Under the El, 12 x 18 inches, oil on linen



Connecting shapes. If you connect two shapes by losing the edge between them, you now have one shape. One shape is simpler than two shapes. So whenever there’s an opportunity–two adjacent shapes have similar values–lose the edge in between and connect them. 

This is pretty easy to do with dark shapes because as I mentioned above, we are already losing information, (including edge information) in the dark shadows. You can also lose edges between two light shapes, like between the brightly lit street surface and its reflection on the side of the bus. Or between one building and another. 

I do a considerable amount of experimentation in this area. I try to lose edges everywhere, and if I lose so much information that I can’t tell what I’m looking at, I can always redefine it. But I won’t know if losing an edge messes up my painting until I try it. 

It may be scary to lose an edge - after all, you may have an uncommonly beautiful passage there and are reluctant to lose it. But as they say, no risk, no glory. One of the greatest lessons I’ve learned over the years is that you have to be willing to lose it in order to move forward and grow. You’ll discover that indeed, sometimes you will ruin a passage, or the painting even. But in most cases, you’ll be able to redo an edge, or a passage, or the whole painting, and if you do it enough times you’ll start to trust your ability to redo it. At that point, losing a passage becomes not so scary, and when you've lost that fear,  you will start to see a big difference in your strokes. That difference? Confidence. If there’s one  thing that I see in all great painters’ works, it is that confidence in their strokes. (OK, so you can’t even see brushstrokes in some of those realist painters’ works. But you know what I mean.)





Dusk, Firenze, 20 x 16 inches, oil on linen





It looks like I’ve gone off on a tangent so I’d better wrap this up. Yes, cityscapes can be intimidating, but with some simplifying strategies, they’re doable. It takes a little practice, and a little patience, but I hope you now feel like you have the tools to tackle a complex city scene!

Thanks for reading! And thanks Lori for inviting me to contribute to your blog!


Oh by the way, the painting at the top, Racing Down Market Street, is on display at the Brattleboro Museum in Vermont as part of an exhibition curated by my friend Charlie Hunter.
Boxcars runs through March, 2016. Check it out if you're in the area!


Tuesday, October 13, 2015

A Head Study After Sargent




Charcoal drawing by John Singer Sargent


First, I want to thank everyone who came out to the opening of my exhibition last weekend at the Christopher Hill Gallery! The art looked really good all hanging together in the beautiful gallery space, and the reception was a lot of fun! It was great to see friends whom I hadn't seen in a long time, and to have met some new friends too~

OK so today, I'm going to share a recent head study I did as a demo. I took process shots along the way, but I found out afterward that my photos weren’t all that good - the white balance on my camera was set wrong.  But I thought I’d show you anyway - it may still be worthwhile.

I am using a charcoal drawing by J.S.Sargent as reference for this one. As I hadn’t painted heads in a while, I wanted to keep things simple. I decided to just use the Zorn palette - Titanium White, Ivory Black, Cad Red Light, and Yellow Ochre. 







I toned the canvas lightly with a mixture of black, red, ochre and Gambol. Mostly black with red and yellow to warm it up a bit.





I started my drawing with a small brush, using the same puddle. Just trying to get the shapes reasonably accurate. Paying particular attention to the distances between hairline, brow, and bottom of the nose.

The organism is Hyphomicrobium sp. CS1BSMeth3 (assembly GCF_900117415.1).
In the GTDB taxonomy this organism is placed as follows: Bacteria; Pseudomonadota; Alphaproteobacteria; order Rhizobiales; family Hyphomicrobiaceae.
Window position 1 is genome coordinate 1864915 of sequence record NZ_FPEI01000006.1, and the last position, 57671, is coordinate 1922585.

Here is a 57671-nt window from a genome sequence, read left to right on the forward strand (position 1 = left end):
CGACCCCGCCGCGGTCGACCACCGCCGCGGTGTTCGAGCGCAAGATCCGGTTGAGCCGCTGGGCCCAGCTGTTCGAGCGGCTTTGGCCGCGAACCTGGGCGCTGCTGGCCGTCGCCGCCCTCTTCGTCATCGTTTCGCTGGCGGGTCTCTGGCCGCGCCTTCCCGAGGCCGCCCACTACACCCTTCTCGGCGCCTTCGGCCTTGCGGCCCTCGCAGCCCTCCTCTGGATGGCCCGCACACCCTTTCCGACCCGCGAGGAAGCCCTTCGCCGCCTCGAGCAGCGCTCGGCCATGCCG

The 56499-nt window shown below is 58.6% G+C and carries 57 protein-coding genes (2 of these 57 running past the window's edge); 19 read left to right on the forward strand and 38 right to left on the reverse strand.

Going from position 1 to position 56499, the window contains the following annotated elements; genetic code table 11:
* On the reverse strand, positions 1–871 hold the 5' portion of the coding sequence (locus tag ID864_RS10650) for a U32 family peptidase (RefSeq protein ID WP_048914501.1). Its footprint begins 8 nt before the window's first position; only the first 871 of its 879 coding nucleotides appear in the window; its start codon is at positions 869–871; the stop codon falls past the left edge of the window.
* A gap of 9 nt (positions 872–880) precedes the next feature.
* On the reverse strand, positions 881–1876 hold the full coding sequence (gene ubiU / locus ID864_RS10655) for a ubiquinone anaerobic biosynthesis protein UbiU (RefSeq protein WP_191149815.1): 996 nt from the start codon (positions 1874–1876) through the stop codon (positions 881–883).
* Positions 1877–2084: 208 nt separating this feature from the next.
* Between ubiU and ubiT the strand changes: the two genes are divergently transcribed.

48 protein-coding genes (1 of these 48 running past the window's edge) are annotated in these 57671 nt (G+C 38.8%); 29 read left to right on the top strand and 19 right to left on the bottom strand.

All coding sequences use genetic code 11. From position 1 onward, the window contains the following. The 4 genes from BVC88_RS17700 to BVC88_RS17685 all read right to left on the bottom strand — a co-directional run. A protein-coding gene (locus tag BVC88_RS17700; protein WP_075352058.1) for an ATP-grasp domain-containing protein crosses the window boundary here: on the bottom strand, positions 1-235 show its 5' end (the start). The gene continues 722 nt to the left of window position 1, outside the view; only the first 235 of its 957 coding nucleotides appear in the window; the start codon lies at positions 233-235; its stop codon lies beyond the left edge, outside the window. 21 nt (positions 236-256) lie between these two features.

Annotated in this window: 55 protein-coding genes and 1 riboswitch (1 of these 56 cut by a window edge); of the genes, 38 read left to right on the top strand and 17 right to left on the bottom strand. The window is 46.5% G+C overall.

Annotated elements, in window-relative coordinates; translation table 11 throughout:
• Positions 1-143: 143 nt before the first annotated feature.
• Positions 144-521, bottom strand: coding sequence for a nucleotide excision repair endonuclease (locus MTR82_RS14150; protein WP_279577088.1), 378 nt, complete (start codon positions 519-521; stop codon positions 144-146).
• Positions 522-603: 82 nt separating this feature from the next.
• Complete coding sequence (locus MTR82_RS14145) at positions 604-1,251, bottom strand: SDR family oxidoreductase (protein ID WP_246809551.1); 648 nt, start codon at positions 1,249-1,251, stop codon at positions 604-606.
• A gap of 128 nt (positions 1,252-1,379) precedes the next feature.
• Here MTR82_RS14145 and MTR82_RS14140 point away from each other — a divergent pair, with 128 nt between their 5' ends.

Then I started more careful measurements (eyeballing, but a more careful eyeballing) using the glabella area as my epicenter. This is a good place to start because it’s bony and has a lot of sharp edged shapes that don’t move around. 

I tried to get the overall shape of the head in the ball park, but I don't commit to a tight outline. Not that I could get it precisely anyway. Then I start getting placements of features by going to the glabella and working outward. In the end, the outer edges of the face / head is measured out from the middle out, and the adjustments are made to the initial drawing that way.





I placed the dark shapes of the brow, eye, and the shadow under the nose (which defines the bottom of the nose). I typically have a hard time judging distances between the brow and the eye, and between the eye and the nostril wing, so I tried to do this very carefully. 

The distance between the brow and the hairline, and the distance between the nose to the chin are easy to adjust later, so I’m not too worried at this point. As long as I have reasonably humanoid proportions, I'm OK with that. For now.

I then knocked in the shadow side with the same thin paint. I didn’t make it too wet - just lightly scrubbing in - but I could have made it washy like watercolour as well. I don’t think one method is better than the other, except that with the wash method, you have to let it dry a bit before moving on.











A little more work with the underpainting. Just blocking in the shadow pattern doesn’t give me the “big sculpt”, so I tried to emphasize the blockiness of the volume at this stage. I see now that I didn’t quite get the turn of the form on the temple area - that should have been addressed here as well.









Now I start in with colors. Before I started, I got several puddles going on my palette, primarily to make decisions on major color relationships between shadow, darker light, and lighter light areas. As I haven’t painted with the Zorn palette in a long time, I thought I needed to familiarize myself with the color range before I put paint on the canvas. 

I want to emphasize that my aim in premixing puddles is not so I can approach it like color by numbers. I'm just trying to get a feel for the major relationships. The puddles I mixed are not so big, so I do have to keep mixing and adjusting as I go forward from here.